As I rode the elevator up to my classroom yesterday morning, I found myself staring unseeing at the Braille numbers on the panel, and I recognized the positions of the dots as a code. Which is not of course, much of a discovery since Braille does indeed use a system of bumps positioned in particular ways to translate visual language into one readable through touch. But even though Braille constitutes an example of code that is present in our daily lives, I would guess that many sighted people fail to recognize it as such.
So imagine my pleasure at seeing yesterday’s post on the blog of the Digital Public Library of America. In “Redefining Reading,” Ben Naddaff-Hafrey notes that the pleasures of stack browsing have generally been denied to readers who lack the advantage of sight. He writes about the Internet Archive’s use of the Digital Accessible Information System (DAISY) to digitize a million books that apps can present as speech for print disabled readers. He closes by noting that there is more to digital books than simply turning the physical into the digital.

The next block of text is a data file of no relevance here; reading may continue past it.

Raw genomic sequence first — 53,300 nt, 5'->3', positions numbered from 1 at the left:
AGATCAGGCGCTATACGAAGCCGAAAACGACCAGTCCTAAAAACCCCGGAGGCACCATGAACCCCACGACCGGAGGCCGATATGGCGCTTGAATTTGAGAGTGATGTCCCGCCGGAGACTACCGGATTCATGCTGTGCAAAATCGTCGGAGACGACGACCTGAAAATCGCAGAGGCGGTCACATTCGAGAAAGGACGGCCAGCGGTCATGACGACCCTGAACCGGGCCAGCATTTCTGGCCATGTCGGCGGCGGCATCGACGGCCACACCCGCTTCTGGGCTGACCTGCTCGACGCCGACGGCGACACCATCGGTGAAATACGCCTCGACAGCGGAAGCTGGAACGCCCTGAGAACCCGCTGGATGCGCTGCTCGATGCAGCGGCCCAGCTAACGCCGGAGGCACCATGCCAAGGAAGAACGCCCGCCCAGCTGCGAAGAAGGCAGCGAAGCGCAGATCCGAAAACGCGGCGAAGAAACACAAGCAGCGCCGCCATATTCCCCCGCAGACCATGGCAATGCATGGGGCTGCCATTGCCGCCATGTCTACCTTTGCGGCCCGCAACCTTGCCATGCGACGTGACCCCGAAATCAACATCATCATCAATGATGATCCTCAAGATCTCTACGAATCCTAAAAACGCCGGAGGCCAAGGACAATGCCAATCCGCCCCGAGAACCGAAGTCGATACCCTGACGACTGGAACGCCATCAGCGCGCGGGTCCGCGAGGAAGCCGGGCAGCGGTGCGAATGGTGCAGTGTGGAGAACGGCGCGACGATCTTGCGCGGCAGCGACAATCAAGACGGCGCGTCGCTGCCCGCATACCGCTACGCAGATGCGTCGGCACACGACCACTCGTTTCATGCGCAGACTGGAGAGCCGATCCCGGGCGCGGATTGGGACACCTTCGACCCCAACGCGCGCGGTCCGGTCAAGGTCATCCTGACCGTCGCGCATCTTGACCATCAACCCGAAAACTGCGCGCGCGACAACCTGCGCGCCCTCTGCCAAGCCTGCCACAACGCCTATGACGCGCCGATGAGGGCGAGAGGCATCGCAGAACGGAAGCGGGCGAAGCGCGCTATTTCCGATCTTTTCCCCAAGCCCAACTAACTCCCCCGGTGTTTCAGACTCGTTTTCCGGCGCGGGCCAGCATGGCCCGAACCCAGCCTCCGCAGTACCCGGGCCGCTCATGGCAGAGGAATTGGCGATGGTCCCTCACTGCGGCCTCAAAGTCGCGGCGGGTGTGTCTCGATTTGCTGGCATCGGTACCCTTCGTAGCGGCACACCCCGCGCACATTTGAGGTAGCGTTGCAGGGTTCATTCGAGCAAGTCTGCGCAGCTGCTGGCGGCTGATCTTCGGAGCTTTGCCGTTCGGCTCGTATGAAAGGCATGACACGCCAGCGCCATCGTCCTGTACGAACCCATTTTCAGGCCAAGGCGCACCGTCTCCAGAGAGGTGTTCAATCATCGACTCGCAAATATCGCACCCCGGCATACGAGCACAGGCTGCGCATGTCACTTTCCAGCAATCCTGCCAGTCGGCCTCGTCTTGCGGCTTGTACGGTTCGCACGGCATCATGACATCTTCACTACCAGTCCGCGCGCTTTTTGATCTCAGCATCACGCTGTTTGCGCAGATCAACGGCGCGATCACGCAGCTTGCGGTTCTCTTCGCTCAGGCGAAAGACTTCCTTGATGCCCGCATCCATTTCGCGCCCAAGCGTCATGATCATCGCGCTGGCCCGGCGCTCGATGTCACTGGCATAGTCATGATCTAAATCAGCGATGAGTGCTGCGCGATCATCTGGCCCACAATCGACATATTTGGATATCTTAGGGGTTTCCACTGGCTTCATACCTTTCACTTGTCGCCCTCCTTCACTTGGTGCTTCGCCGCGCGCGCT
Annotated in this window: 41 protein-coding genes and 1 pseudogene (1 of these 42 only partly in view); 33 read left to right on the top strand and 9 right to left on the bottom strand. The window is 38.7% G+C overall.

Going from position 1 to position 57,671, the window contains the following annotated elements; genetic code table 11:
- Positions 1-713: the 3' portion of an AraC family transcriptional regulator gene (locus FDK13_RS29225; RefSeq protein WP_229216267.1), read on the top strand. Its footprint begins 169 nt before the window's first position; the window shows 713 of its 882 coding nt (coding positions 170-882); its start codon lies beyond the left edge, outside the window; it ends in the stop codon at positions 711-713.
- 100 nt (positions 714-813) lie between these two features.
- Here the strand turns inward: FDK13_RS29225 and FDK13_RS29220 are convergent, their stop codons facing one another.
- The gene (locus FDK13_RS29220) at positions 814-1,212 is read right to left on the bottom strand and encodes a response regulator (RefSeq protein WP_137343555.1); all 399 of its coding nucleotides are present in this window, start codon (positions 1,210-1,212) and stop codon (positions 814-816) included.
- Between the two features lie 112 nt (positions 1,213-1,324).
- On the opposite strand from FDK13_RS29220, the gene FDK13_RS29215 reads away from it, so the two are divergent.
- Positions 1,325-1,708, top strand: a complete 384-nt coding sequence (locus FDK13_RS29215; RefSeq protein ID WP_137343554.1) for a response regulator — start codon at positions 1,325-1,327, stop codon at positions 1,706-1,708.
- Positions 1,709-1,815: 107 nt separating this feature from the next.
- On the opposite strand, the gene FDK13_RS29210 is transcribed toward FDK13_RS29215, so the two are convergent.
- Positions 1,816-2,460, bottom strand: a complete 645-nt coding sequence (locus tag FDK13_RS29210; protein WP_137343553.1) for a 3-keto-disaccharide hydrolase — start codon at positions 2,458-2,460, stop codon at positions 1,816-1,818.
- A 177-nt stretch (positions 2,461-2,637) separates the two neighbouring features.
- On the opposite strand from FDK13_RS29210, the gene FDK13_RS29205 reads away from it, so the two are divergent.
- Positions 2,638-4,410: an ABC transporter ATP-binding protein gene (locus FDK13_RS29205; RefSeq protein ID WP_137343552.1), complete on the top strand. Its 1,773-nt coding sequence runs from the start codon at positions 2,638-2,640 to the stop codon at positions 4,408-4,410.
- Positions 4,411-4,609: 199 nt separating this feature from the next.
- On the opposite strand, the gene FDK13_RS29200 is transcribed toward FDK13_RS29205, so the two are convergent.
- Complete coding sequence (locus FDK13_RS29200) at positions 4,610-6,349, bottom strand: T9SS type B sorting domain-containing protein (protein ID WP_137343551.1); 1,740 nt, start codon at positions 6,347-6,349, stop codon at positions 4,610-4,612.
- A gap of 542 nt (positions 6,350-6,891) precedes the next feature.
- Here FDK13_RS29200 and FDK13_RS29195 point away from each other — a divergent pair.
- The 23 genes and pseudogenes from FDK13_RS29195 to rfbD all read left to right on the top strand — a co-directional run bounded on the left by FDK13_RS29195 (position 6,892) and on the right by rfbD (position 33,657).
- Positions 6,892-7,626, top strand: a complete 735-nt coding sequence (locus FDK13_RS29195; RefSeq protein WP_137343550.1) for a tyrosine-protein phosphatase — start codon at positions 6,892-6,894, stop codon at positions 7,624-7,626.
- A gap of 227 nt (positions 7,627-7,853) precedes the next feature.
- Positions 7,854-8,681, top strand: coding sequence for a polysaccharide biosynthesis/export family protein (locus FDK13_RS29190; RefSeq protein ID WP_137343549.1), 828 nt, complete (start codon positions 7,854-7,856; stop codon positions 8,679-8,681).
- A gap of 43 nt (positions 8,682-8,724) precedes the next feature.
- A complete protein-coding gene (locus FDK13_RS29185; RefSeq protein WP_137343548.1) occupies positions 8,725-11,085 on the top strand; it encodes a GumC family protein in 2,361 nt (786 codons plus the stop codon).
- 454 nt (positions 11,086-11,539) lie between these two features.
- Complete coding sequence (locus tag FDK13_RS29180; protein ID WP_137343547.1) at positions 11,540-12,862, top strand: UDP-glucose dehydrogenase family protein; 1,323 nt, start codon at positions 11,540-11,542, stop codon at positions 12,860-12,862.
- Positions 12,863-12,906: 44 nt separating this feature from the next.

I would add that whilst we often hear about how proponents of digital culture overestimate the potential of the world we are creating, I’m more impressed with how we underestimate it. Recently I’ve spent a lot of time touting the learning potential for undergraduates in the processes of transcription and coding. Since the elusive quality of “finished” products in digital scholarship are well known, we would do well to take into account the advantages we gain from including students in the process. And I would echo Naddaff-Hafrey. We who transform physical objects into digital ones cannot know the uses to which our “products” might be put. That’s part of the joy of digital history.